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&& in the end of script or function if set -e enabled #266

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safinaskar opened this Issue Dec 11, 2014 · 4 comments

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safinaskar commented Dec 11, 2014

Hi. I often use set -e in my scripts. In this mode foo && bar works exactly as I want: if foo fails, then bar will not be evaluated, but the script itself will not exit and will continue to evaluate. But, if this foo && bar is in the end of some function or script, then, unfortunately, exit code of this function or script will be non-zero, which will lead to very hard-to-catch bugs. Consider the following example:

#!/bin/sh

set -e

false && echo Not printed # "Not printed" really will not be printed,
# exactly as I want, this is good :)

echo Continued # But the script will continue evaluating, so
# "Continued" will be printed, again, exactly as I want, this is good,
# too :)

f(){
  false && echo Not printed # Again, "Not printed" really not printed,
  # all is OK :)
}

f
# Attention! Here "f" returned non-zero and "set -e" is enabled, so
# the script will exit here. And this is very annoying. This is very-very
# hard-to-catch bug :(

echo Not printed # Unfortunately, this will not be printed :(

# So, the right way to write such functions (if you use "set -e"):
f(){
  false && echo Not printed
  :
}

Also, && in the end of a script is bad, too. For example:

#!/bin/sh

set -e

false && echo Not printed

This script will return non-zero and this is very unexpected, too.

So, please, add to your checker warning "&& in the end of script or function and "set -e" is enabled, consider adding ":" after the command". Also, I think this should be added even if "set -e" is not enabled (because script in question may be sourced from "set -e"-script).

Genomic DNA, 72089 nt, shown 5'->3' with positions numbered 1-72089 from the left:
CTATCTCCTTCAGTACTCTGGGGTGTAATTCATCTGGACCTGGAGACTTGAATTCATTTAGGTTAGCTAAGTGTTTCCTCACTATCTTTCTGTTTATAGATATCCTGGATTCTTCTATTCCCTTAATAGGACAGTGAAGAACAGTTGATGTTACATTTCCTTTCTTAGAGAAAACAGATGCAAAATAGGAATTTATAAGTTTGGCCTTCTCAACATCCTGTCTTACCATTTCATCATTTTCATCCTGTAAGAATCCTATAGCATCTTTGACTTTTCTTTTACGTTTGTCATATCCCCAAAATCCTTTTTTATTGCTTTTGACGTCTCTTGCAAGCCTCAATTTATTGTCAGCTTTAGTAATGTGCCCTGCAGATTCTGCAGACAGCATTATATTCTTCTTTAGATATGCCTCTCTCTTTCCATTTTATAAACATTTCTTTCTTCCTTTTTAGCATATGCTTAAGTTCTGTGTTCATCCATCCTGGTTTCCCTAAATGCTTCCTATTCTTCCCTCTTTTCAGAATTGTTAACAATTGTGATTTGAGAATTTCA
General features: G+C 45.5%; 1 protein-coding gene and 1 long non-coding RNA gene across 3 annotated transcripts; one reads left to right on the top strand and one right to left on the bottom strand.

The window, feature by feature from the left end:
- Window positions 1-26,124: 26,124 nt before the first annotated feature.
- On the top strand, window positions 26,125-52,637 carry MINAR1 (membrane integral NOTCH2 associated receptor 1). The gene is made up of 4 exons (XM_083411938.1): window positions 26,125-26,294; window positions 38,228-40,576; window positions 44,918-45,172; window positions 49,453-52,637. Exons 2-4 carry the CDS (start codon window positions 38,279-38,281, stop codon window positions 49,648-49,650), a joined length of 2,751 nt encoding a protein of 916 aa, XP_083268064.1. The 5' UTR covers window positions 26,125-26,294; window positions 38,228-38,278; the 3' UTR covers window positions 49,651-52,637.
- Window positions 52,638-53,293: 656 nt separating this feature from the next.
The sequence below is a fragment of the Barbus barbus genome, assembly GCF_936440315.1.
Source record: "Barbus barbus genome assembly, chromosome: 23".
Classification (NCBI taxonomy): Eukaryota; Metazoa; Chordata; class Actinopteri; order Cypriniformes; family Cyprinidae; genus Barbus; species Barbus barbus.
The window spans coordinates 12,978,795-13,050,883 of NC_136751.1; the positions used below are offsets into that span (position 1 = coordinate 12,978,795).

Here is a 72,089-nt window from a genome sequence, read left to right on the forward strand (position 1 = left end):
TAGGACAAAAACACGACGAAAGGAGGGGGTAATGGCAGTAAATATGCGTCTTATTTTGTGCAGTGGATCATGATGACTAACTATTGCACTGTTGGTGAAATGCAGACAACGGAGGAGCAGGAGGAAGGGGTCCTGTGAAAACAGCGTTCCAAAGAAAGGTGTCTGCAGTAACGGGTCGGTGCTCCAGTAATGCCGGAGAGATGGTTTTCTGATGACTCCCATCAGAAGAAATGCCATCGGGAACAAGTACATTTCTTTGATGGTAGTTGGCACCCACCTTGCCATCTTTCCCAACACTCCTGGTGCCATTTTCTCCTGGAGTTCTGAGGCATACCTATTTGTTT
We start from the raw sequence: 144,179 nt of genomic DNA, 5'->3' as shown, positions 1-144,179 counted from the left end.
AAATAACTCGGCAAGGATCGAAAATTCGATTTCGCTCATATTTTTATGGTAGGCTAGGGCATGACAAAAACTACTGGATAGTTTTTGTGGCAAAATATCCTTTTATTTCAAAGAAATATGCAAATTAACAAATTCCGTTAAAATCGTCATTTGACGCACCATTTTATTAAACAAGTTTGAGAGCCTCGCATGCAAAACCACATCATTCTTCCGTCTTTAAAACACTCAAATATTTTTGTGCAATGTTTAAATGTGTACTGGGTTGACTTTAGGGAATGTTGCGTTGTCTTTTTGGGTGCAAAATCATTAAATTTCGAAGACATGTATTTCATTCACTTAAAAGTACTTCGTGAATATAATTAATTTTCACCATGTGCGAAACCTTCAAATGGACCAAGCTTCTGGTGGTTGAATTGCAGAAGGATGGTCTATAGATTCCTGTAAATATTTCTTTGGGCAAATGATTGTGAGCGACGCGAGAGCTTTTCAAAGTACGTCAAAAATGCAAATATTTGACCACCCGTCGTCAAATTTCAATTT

Also, I recommend you, koalaman, and also, I recommend all people reading this bug report to do the following: please check all your scripts and really consider adding ":" after "&&"-commands in the end of functions and scripts

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timurb Dec 13, 2014

I thought the construction false && echo would always produce an error with set -e enabled (could it be only some of the shells behave like that?) and for that reason I try to always append it with ||: like false && echo "This is false" ||:.

I'd like to better have this check instead which should also be easier to implement.

timurb commented Dec 13, 2014

I thought the construction false && echo would always produce an error with set -e enabled (could it be only some of the shells behave like that?) and for that reason I try to always append it with ||: like false && echo "This is false" ||:.

I'd like to better have this check instead which should also be easier to implement.

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safinaskar Dec 13, 2014

timurb,

16  2014-12-13 19:05:08  ~# bash -c 'set -e; false && :; echo word'
word
16  2014-12-13 19:05:16  ~# dash -c 'set -e; false && :; echo word'
word
16  2014-12-13 19:05:18  ~# ash -c 'set -e; false && :; echo word'
word
16  2014-12-13 19:05:20  ~# ksh -c 'set -e; false && :; echo word'